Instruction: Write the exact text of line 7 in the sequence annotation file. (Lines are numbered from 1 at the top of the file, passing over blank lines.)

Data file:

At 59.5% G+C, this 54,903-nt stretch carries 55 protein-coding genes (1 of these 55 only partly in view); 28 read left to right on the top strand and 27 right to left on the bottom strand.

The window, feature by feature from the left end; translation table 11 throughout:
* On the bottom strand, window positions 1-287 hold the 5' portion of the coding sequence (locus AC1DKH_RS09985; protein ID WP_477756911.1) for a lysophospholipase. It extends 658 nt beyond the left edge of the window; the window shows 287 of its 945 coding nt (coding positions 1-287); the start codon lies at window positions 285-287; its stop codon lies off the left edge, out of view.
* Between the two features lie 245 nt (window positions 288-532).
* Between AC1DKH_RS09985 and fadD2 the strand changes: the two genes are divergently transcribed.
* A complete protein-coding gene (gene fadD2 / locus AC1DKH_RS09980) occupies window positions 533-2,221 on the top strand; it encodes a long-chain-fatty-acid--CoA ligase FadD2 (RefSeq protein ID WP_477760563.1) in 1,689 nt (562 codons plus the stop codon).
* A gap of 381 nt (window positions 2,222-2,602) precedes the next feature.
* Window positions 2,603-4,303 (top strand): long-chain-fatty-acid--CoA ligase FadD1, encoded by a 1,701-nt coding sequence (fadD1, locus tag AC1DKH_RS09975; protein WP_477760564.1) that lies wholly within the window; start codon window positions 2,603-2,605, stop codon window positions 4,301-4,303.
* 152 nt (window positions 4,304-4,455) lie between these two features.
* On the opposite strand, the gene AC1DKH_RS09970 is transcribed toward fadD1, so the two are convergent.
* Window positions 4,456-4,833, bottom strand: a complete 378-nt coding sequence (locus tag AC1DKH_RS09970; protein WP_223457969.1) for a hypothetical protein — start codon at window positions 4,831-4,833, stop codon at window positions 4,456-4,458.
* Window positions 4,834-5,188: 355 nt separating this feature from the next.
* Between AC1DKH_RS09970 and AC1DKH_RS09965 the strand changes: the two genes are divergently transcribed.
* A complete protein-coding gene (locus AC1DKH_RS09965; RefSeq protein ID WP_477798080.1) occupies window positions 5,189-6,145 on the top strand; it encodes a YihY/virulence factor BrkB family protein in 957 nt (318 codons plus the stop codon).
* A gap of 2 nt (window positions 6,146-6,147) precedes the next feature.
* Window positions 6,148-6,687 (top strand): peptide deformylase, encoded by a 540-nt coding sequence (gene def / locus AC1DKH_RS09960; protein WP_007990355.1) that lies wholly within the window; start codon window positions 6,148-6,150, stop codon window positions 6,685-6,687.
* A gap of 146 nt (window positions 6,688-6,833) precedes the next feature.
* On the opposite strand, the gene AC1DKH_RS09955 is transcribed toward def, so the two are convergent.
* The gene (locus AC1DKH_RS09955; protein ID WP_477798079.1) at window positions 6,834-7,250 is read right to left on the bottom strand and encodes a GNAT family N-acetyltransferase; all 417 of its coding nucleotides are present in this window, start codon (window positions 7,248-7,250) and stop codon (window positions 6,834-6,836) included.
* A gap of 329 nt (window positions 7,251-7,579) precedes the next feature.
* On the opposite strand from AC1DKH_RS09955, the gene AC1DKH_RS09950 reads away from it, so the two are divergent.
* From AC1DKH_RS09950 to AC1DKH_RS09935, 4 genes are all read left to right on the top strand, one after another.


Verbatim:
* A gap of 381 nt (window positions 2,222-2,602) precedes the next feature.